to Eagan's retirement in 1905. .
The steamers Justin and .Celtic, now
at Mare island, are being overhauled,
and in a few days will be ready to sail
for the Philippines, following the sup
ply vessel Centennial, which left on
the 6th. The Justin will cany ooal
(or the fleet and the Celtic frozen meat.
Bear Admiral Dewey has captured
another schooner from Hong Kong load
Bd with arms and ammunition intended
for the insurgents in the Philippines.
It is reported that the German consul
at Hong Kong was concerned in the
procuring and dispatch of the arms to
Gen. Brooke cables from Havana an
nounoing the death of Captain Oliver
Pezry Smith, oommissary, from aoute
en Graves, Alexander Clark and
Will Johnson, Collins county farmers,
were frozen to death Saturday night
near Dallas Tex. .
The senate has passed a bill creating
the office of admiral of " the navy.
Rear-Admiral Dewey, it is understood,
will be named for the position.
On Monday an ocean liner in dis
tress was sighted off : Dread ledge, in
Swarupscott bay, Mass. The life-saving
crew could not reach her on ac
count of the ice. -; -
The outbreak at Manila has enliven
ed business at the Un'ted States re
cruiting office in Portland. Nineteen
more men mustered out of the Eighth
California were enlisted last week.
The senate has confirmed the nomi
nation of C. J. Bell, assistant secre
tary of the treasury, and that of Lieutenant-Colonel
F. M. Coxe, : to be as
sistant paymaster-general of the army.
The army and navy captured Ho Ho,
the 'second oity of importance in the
Philippines Saturday, - without the
loss of ah American Boldier. The Pet
rel and Baltimore shelled the city,
which forced the insurgents to evacu
ate. , ' : ''
Otis wires the war department a list
of deaths in his oommand since Febru
ary 4, not including those of men killed
in action. They number nine. Among
the names appear those of Private Dan
iel Kyger and W. Chopwood, First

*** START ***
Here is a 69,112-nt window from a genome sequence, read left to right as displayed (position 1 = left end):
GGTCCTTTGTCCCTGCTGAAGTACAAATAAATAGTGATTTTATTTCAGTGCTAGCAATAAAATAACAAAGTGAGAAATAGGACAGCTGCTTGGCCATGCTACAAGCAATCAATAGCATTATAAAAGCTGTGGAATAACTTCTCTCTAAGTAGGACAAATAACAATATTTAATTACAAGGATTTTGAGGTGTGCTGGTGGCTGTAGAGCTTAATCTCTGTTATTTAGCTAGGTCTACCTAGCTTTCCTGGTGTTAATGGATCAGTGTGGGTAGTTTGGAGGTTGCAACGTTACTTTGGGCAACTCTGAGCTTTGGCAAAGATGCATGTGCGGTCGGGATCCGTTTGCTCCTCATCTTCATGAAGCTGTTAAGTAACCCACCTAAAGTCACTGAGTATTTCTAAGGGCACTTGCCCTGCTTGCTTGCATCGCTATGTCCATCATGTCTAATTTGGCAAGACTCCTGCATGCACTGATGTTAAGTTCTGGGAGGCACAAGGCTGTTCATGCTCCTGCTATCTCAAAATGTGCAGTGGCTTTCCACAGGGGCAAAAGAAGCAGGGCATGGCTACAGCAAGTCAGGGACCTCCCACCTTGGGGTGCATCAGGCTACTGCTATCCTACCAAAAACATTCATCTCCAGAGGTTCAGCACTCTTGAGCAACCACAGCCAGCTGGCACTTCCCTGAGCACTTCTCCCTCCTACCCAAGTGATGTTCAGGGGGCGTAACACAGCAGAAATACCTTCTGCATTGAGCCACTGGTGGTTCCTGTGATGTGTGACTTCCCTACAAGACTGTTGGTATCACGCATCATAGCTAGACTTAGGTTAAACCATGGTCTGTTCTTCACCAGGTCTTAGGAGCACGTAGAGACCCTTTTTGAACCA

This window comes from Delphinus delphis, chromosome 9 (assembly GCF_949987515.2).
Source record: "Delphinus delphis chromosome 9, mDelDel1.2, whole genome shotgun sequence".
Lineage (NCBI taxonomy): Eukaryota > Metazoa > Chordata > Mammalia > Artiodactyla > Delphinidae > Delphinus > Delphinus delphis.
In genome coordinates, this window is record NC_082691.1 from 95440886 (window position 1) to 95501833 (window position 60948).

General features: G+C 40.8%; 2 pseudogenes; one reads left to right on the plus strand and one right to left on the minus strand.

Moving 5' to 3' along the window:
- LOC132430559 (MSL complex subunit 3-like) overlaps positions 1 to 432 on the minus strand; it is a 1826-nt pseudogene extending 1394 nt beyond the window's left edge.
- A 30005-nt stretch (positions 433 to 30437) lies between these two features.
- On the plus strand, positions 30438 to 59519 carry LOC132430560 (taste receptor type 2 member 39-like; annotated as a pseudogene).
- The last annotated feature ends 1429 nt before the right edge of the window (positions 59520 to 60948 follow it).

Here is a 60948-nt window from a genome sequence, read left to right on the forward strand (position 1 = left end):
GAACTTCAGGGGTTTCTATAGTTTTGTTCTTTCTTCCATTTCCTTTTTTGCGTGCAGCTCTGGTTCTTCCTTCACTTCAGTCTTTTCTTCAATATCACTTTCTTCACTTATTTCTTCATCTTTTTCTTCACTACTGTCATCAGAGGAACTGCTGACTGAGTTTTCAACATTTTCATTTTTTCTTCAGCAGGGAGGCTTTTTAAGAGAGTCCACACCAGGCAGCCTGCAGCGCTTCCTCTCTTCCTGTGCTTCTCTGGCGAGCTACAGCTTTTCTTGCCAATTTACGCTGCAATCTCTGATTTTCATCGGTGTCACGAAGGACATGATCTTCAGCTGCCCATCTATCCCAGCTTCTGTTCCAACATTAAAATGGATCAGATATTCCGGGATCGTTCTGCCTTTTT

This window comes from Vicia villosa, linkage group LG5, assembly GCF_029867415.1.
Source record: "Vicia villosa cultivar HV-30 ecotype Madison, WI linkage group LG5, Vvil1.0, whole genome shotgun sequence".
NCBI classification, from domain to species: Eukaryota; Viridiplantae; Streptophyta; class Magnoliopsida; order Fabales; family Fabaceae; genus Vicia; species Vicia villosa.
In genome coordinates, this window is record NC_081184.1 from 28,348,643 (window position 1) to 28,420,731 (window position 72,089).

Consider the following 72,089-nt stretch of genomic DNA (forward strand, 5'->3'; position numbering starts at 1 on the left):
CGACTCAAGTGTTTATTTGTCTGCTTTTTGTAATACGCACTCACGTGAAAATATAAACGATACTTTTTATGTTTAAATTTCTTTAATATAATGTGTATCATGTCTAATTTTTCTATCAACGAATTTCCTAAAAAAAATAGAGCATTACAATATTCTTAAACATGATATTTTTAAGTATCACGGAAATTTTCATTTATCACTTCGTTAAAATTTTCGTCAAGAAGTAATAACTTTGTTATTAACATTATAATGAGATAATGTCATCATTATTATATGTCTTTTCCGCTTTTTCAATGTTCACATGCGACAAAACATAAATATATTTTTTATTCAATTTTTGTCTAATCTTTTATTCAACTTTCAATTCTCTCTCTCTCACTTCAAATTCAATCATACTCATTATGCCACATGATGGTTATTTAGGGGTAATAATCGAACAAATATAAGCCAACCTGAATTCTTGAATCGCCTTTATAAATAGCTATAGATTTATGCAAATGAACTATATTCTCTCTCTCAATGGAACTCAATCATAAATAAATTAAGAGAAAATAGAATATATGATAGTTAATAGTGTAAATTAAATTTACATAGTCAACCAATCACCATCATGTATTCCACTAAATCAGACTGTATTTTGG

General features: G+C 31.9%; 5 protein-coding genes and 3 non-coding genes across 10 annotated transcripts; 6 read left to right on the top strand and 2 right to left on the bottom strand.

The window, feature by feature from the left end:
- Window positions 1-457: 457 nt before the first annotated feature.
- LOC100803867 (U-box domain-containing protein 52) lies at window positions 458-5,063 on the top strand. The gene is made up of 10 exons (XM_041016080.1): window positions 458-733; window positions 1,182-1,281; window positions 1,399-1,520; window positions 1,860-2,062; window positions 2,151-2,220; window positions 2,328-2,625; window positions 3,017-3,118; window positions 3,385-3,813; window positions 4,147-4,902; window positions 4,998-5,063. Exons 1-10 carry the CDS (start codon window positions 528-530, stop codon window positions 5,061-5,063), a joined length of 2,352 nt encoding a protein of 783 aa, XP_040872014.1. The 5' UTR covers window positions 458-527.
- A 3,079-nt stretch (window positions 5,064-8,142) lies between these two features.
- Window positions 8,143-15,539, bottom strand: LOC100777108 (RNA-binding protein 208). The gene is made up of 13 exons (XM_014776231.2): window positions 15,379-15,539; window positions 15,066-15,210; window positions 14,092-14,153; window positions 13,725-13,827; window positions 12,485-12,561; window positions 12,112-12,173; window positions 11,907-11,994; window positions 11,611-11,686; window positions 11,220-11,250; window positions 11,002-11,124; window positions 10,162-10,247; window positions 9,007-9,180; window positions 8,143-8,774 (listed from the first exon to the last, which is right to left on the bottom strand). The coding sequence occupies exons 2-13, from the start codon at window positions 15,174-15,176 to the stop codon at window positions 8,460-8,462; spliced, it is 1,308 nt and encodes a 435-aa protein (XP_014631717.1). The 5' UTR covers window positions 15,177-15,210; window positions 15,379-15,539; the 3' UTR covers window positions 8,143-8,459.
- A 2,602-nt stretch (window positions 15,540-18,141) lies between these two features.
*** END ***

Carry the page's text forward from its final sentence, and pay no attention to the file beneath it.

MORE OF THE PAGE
Washington, and Michael P. Crowley,
Second Oregon. -.,
. Speaker Reed was not at the capitol
Monday, and sunt word he thought it
advisable to adjourn on account of the
storm. Less than a hundred membeis
were present, and those who braved
the storm refused to adjourn, and went
on with consideration of the sundry
civil appropriation bill.
i There is reported a serious hitch in
the work of the Anglo-Amerioan com
mission. The obstacle is said to be a
demrfnd made by the Canadian com
mission for the cession of the town of
Skagway, Alaska. The American com
missioners have definitely refused to
ceded that gateway to the Yukon.
Terrible blizzards swept over the
South, East and Middle West Sunday
and Monday. The winds went so high
on the Atlantic seaboard that ocean
steamships were storm-bound in the
harbors. Nine big Atlantis liners due
at New York . Saturday had not put in
their - appearance Monday. Intense
oold accompanied the storm and muoh
Buffering is reported. The cold wave
extends from the Atlantio to Western
The Spanish government has decided
not to sell the Caroline islands.
The secretary of war has given orders
for the mustering out of the Third regi
ment of immunes, now stationed at
Santiago and vicinity. . -
c The fortifications appropriation bill,
as it will be recommended by the com
mittee, can ies $4,744,798, as against
estimates of $12,151,198.
It is said the administration will
uphold : Chief Justice Chambers, at
Apia, in his selection of Malietoa Tan
us as king of the Samoan islands. .
The secretary of war. reports that
sickness in some of the American regi
ments in the Philippines is high as 17
per cent, but the average is about 10
The teport of the war investigating
commission is in the hands of the pres
ident, and the commission is dissolved.
During the investigation 500 witnesses
were examined. '
'. Many acoounts of deaths from freez
ing are reported from the East. At
Bloomington, lnd., J. W. Hinkle, who
bus served several terms as sheriff, was
frozen to death while going to his
home. Near Dayton, O., Martin Duffin
ger suffered a like fate while feeding
bis hogs. , , . ' ':
The Filipino junta at Hong Kong
has issued a statement in whioh it is